I love the game and will of course respect the coc/tos, but if the new forums require realid, which afaict they will (even though posts here won’t be retroactively outed)… then I’m forced to make a choice between posting there and giving out information that puts me at risk.

That is not a real choice.
-Snowfox, Vek’nilash

This is an important issue, because names carry markers of gender, ethnicity and real-world relationships that may be irrelevant to someone’s game play, but open up the possibility of harassment. It also makes it easier for harassers to follow people beyond the internet, making it a matter of personal safety. I find Blizzard’s decision unfortunate in every possible way. Forcing people to reveal personal details is no substitute for firm and consistent moderation, and will raise the barrier to entry of community participation.  I know I will not be posting under the new policy.

When Battle.net first came out concerns were raised about cross-game data mining, the inability to share or sell accounts (already forbidden by World of Warcraft’s ToS), the use of “community” as a cover for introducing DRM and the desire for it to mesh with Steam.  As far as I can tell, no one anticipated the possibility that Blizzard would “out” your real-life identity.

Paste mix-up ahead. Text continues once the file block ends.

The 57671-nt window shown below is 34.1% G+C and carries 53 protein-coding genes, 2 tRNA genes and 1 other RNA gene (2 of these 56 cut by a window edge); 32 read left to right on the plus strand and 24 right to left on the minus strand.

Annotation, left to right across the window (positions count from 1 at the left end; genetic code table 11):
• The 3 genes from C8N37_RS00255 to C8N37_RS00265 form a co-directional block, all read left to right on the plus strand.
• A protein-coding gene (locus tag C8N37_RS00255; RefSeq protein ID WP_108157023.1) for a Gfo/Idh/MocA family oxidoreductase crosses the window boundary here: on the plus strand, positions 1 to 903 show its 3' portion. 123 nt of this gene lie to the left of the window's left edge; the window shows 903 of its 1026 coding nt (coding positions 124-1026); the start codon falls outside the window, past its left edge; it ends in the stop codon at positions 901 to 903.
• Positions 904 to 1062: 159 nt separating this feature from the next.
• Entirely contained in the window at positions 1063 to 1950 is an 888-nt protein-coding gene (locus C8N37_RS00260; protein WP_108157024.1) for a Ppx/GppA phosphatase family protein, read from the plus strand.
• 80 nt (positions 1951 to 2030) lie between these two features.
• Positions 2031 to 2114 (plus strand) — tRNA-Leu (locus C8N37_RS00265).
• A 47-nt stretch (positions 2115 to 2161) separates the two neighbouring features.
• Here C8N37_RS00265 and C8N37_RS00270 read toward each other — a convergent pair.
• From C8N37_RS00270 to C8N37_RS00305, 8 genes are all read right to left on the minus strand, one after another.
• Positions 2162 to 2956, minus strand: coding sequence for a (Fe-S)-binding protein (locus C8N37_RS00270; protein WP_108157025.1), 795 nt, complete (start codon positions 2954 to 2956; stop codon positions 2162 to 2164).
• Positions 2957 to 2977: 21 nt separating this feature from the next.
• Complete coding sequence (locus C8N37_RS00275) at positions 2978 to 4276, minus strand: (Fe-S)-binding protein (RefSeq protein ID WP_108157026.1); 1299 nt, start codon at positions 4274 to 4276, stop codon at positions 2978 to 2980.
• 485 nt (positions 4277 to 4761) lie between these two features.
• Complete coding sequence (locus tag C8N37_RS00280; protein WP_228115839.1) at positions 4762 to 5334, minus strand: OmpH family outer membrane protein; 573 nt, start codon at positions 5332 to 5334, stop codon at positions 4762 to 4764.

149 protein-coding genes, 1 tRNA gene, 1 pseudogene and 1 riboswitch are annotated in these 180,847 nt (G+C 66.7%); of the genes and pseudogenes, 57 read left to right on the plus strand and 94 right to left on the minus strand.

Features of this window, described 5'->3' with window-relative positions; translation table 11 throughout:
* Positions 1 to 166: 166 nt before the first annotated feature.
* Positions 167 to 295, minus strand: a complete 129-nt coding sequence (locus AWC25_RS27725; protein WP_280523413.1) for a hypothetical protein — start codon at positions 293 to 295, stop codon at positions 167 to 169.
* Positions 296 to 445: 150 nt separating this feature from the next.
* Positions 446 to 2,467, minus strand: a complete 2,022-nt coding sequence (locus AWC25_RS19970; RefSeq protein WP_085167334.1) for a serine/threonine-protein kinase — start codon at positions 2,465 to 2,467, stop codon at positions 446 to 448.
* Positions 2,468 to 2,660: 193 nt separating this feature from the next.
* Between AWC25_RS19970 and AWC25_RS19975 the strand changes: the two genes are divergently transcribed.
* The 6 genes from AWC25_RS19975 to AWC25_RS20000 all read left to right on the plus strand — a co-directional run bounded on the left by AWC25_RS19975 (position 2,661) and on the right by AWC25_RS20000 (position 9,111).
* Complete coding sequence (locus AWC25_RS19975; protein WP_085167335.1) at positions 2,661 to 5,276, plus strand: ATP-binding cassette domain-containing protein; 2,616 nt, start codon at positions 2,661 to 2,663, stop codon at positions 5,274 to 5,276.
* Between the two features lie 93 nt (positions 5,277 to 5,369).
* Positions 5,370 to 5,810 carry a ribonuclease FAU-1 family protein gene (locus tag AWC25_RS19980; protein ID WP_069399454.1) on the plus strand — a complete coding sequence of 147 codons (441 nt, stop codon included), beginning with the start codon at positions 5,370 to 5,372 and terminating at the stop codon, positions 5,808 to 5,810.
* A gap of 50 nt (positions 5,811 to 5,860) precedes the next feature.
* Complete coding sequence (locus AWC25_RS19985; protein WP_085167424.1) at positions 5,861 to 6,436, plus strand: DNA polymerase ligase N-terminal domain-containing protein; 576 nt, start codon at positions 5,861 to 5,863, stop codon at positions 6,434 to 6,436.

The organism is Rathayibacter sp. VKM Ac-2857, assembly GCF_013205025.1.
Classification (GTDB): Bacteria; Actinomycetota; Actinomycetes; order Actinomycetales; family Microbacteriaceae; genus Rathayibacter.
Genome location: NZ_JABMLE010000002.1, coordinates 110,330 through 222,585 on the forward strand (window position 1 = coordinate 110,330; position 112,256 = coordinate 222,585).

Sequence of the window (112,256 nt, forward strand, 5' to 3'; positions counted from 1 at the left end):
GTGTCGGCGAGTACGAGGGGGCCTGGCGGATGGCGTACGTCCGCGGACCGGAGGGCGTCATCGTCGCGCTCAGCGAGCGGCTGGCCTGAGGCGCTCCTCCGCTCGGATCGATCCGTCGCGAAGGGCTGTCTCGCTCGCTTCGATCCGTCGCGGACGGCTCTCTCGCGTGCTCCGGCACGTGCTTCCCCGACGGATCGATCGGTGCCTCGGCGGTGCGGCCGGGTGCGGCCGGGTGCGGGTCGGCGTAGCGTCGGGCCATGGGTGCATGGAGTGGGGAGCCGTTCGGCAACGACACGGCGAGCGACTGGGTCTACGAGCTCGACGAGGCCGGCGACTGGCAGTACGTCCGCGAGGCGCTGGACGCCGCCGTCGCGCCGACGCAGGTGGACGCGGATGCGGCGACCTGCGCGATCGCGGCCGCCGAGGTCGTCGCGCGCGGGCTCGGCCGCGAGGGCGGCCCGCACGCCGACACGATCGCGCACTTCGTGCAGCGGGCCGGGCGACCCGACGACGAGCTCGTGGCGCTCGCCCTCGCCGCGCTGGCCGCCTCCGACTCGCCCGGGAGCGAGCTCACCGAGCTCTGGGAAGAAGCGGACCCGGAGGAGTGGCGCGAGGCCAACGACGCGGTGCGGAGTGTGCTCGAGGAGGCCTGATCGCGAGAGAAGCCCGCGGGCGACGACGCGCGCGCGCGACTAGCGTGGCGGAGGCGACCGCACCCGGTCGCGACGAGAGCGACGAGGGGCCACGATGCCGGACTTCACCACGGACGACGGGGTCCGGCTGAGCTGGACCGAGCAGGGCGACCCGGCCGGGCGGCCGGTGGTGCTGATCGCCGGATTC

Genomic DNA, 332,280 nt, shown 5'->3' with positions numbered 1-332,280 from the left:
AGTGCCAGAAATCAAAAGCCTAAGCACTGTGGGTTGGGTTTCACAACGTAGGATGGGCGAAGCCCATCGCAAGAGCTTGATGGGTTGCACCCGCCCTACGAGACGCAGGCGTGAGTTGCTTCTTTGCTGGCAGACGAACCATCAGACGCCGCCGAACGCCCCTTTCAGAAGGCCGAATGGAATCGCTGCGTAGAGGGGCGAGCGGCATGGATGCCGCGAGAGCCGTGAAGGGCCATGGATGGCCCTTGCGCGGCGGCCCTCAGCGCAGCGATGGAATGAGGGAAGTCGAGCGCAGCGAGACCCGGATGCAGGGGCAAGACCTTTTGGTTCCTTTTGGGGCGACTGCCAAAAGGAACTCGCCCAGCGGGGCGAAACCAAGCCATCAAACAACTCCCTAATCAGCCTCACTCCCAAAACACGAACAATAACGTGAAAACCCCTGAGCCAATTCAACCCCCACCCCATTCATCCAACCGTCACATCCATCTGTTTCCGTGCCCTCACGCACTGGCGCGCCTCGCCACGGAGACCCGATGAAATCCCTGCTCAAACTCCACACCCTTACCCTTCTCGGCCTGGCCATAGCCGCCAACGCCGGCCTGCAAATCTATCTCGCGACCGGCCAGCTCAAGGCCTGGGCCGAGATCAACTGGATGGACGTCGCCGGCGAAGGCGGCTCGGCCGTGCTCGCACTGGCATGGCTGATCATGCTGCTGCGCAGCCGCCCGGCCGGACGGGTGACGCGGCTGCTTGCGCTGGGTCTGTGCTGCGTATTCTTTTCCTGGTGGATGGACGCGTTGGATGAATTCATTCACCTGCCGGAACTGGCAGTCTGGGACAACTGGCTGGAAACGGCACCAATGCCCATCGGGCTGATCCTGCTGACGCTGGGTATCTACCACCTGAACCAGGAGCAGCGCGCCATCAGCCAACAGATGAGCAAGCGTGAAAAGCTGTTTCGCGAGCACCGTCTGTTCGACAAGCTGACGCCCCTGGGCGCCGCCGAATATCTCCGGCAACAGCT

Amusingly enough, this change violates Blizzard’s terms of service, which promise to ban anyone revealing real-world information about a player.  Clearly at one point they recognized the importance of pseudonymity; hopefully someone will stop this change before it goes through.  There is currently a strong fan response pouring in and we’ll have to wait to see how Blizzard responds.

This also isn’t a new issue. Blizzard could have found the problems with their approach with even a cursory search on the topic. As such, I’ll recommend a couple of older posts I’d kept around on the issue. If you have favorites, please add them in the comments!
On real names online:
http://geekfeminism.org/2010/06/10/hacker-news-and-pseudonymity/ ,
Includes discussion of the intersection of harassment and real names:
http://www.guardian.co.uk/world/2007/apr/06/gender.blogging